Home > Research > Publications & Outputs > Synthesis and Electrochemical Evaluation of Mul...

Electronic data

  • VH4 J Phys Chem C Text 28.2.16

    Rights statement: This document is the Accepted Manuscript version of a Published Work that appeared in final form in The Journal of Physical Chemistry C, copyright © American Chemical Society after peer review and technical editing by the publisher. To access the final edited and published work see https://pubs.acs.org/doi/10.1021/acs.jpcc.6b03011

    Accepted author manuscript, 373 KB, PDF document

    Available under license: CC BY-NC: Creative Commons Attribution-NonCommercial 4.0 International License

Links

Text available via DOI:

View graph of relations

Synthesis and Electrochemical Evaluation of Multivalent Vanadium Hydride Gels for Lithium and Hydrogen Storage

Research output: Contribution to journalJournal article

Published
Close
<mark>Journal publication date</mark>2/06/2016
<mark>Journal</mark>The Journal of Physical Chemistry C
Issue number21
Volume120
Number of pages8
Pages (from-to)11407-11414
Publication statusPublished
Early online date12/05/16
Original languageEnglish

Abstract

A vanadium aryl hydride gel was prepared by thermal decomposition and subsequent hydrogenation of tetraphenyl vanadium and evaluated for electrochemical and hydrogen storage performance. Characterization by IR, XRD, XPS, nitrogen adsorption, and TGA suggests that the material consists predominantly of a mixture of vanadium centers in oxidation states of II–IV bound together by bridging hydride and phenyl groups. Electrochemical properties were explored to probe the reversible oxidation state behavior and possible applications to Li batteries, with the hypothesis that the low mass of the hydride ligand may lead to superior gravimetric performance relative to heavier vanadium oxides and phosphates. The material shows reversible redox activity and has a promising peak capacity of 131 mAh g–1, at a discharge rate of 1 mA cm–2, comparable to bulk VO2 samples also tested in this study. After repeated charge–discharge cycling for 50 cycles, the material retained 36% of its capacity. The material also shows improved hydrogen storage performance relative to previously synthesized VH3 based gels, reaching a reversible gravimetric storage capacity of 5.8 wt % at 130 bar and 25 °C. Based on the measured density, this corresponds to a volumetric capacity of 79.77 kg H2 m–3, demonstrating that the 2017 U.S. DOE system goals of 5.5 wt % and 40 kg H2 m–3 may be achievable upon containment in a Type 1 tank and coupling to a fuel cell.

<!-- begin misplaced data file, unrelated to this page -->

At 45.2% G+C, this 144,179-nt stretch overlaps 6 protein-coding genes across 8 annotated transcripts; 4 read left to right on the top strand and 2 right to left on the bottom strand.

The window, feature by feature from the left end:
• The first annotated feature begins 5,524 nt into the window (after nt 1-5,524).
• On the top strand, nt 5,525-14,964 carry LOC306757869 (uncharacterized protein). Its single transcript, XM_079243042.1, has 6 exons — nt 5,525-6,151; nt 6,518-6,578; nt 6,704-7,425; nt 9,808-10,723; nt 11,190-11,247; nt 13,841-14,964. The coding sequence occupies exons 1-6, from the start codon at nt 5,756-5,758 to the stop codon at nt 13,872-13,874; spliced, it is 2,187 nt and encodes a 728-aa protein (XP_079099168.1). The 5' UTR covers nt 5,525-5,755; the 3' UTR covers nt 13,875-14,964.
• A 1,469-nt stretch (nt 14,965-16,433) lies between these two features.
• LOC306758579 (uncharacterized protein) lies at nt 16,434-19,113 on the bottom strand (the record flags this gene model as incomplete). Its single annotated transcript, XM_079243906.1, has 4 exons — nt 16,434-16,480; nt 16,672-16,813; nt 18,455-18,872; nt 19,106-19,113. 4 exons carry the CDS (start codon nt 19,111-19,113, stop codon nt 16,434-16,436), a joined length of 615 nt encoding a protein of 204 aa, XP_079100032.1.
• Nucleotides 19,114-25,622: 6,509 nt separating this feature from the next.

Bibliographic note

This document is the Accepted Manuscript version of a Published Work that appeared in final form in The Journal of Physical Chemistry C, copyright © American Chemical Society after peer review and technical editing by the publisher. To access the final edited and published work see https://pubs.acs.org/doi/10.1021/acs.jpcc.6b03011